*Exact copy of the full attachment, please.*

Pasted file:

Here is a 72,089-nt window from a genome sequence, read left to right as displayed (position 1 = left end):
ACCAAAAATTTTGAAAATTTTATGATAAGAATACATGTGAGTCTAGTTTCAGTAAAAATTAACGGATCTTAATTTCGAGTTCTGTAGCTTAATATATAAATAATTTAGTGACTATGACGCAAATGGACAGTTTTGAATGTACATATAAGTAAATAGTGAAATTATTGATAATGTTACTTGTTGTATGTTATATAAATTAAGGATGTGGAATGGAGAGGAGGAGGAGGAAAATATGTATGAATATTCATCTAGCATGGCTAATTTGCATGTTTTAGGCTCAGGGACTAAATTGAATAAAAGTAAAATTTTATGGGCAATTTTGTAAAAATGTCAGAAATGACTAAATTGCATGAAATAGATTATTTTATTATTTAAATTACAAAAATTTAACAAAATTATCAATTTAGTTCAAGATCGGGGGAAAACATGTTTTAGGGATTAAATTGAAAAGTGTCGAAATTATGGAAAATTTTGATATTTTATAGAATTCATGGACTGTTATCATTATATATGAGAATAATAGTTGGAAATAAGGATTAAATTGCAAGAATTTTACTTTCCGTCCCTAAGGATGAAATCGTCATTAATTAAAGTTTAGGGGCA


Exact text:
Here is a 72,089-nt window from a genome sequence, read left to right as displayed (position 1 = left end):
ACCAAAAATTTTGAAAATTTTATGATAAGAATACATGTGAGTCTAGTTTCAGTAAAAATTAACGGATCTTAATTTCGAGTTCTGTAGCTTAATATATAAATAATTTAGTGACTATGACGCAAATGGACAGTTTTGAATGTACATATAAGTAAATAGTGAAATTATTGATAATGTTACTTGTTGTATGTTATATAAATTAAGGATGTGGAATGGAGAGGAGGAGGAGGAAAATATGTATGAATATTCATCTAGCATGGCTAATTTGCATGTTTTAGGCTCAGGGACTAAATTGAATAAAAGTAAAATTTTATGGGCAATTTTGTAAAAATGTCAGAAATGACTAAATTGCATGAAATAGATTATTTTATTATTTAAATTACAAAAATTTAACAAAATTATCAATTTAGTTCAAGATCGGGGGAAAACATGTTTTAGGGATTAAATTGAAAAGTGTCGAAATTATGGAAAATTTTGATATTTTATAGAATTCATGGACTGTTATCATTATATATGAGAATAATAGTTGGAAATAAGGATTAAATTGCAAGAATTTTACTTTCCGTCCCTAAGGATGAAATCGTCATTAATTAAAGTTTAGGGGCA